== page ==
The Best Flowers to Plant in Fall

Fall isn’t just for football and leaf peeping—it’s also one of the best seasons for planting. Spruce up your yard with colorful flowers that grow best when planted in autumn.

August 27, 2019

Photo By: Ball Horticultural Company

Photo By: Julie Martens Forney

Photo By: Bailey Nurseries, Inc.

Photo By:

Photo By: Image courtesy of Longfield Gardens

Photo By: Wouter Koppen for

Photo By: National Garden Bureau/Longfield Gardens

Photo By: Julie Martens Forney

Photo By:

Photo By: Julie Martens Forney


Count on pansies to provide reliable fall color for containers or planting beds. This annual flower grows best in cool weather—it’s a perfect match for fall forecasts. Look for pansies with large or small flowers, varieties that stay petite, or fast growing, trailing types like this Cool Wave White Spreading pansy. In regions with mild winters, pinch pansies at planting time to promote bushiness and more flowers.

Garden Mum

Fall garden mums add sparkle and color to autumn plantings in pots or landscape beds. Pair garden mums with ornamental cabbage or kale for long-lasting color that can stand up to light frosts. Consider fall-planted mums to be annuals. They don’t reliably survive winters in cold regions.


Fall is the right time of year for planting peonies. Choose peony varieties that flower at different times in the season (early, mid and late) for the longest color show. ‘Sarah Bernhardt’ peony (shown) opens 8-inch, fully double pink blooms in late spring. Peonies need shallow planting. Bury roots with the eyes or buds only 2 inches deep. Plant them too deep, and they won’t flower.

Bearded Iris

Autumn is the time of year you'll find bare roots (rhizomes) of bearded iris for sale in abundance. This perennial favorite opens blooms in a rainbow of flower hues, from purple-black, to sunny yellow, to old-fashioned lavender. Look for dwarf, knee-high or tall varieties. Plant iris so the top of the rhizome is exposed, except in hottest regions, where a light soil covering (no more than an inch) helps protect roots from heat.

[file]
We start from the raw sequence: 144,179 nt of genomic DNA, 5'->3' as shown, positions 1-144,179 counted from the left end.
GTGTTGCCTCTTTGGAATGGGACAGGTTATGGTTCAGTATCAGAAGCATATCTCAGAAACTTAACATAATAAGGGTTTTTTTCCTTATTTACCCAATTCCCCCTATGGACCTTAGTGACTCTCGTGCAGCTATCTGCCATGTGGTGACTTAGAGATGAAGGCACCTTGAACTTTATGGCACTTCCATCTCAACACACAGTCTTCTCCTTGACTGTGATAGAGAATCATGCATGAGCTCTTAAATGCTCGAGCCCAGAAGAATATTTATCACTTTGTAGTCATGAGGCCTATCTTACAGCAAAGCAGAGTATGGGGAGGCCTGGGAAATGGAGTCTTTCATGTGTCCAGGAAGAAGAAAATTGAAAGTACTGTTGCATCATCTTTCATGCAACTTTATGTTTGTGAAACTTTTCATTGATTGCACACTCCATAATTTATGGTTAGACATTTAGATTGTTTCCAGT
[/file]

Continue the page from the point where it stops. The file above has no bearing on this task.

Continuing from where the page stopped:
Giant Alllium

Plant spring flowering bulbs in autumn, including baseball-size bulbs of giant allium. These showstopper bulbs open flowers that measure up to 10 inches across, perched atop stems 3 to 4 feet tall. To get the biggest, top quality bulbs of giant allium, order from a reputable bulb nursery. Bury these bulbs 8 inches deep and 6 to 8 inches apart.


Spring’s beloved bulb, the tulip, needs a winter chill to ensure a strong flower show. Bulb experts suggest waiting until November to tuck tulip bulbs into soil. This late timing brings two benefits. Soil fungus that could attack bulbs is dormant, and squirrels have finished their peak hoarding season, which means they might ignore your tasty tulip bulbs.


Daffodils are spring’s living sunshine, and the right time to tuck them into soil is fall. Bury daffodils so the top of the bulb is at least two times as deep as the bulb height (the top of a 2-inch bulb should be 4 inches deep). Daffodils come in a range of yellow shades, from pale butter yellow, to bright lemon, to rich gold. You can also find daffodils with pink tints, bicolor blooms and white flowers.

Bleeding Heart

It’s always a good idea to plant early spring blooming perennials in fall, including ones like bleeding heart. Bleeding heart is typically sold bareroot in fall, unless you find a potted one at a garden center, which will be dormant (you’ll be buying a pot of soil—likely on deep discount—filled with roots and possibly dead stems). Give bleeding heart a spot in part to full shade with compost-enriched soil.

Blue False Indigo

Choose false indigo (Baptisia australis) for its eye-catching flowers that appear in late spring to early summer. This is a native perennial prairie plant that forms a shrub with blue-tinted leaves. Look for varieties with blossoms in shades of purple, white, rose, yellow, brown or bicolor blends. Low-maintenance false indigo is slow to establish and slow to wake in spring.

Japanese Toad Lily

Look for Japanese toad lily (Tricyrtis hirta) plants in bloom at garden centers in fall. This trouble-free perennial opens orchid-like blooms in late summer through early fall. It grows best in a part to full shade spot with slightly moist soil. Place toad lily where you’ll see it, so you can enjoy the intricately painted blossoms.

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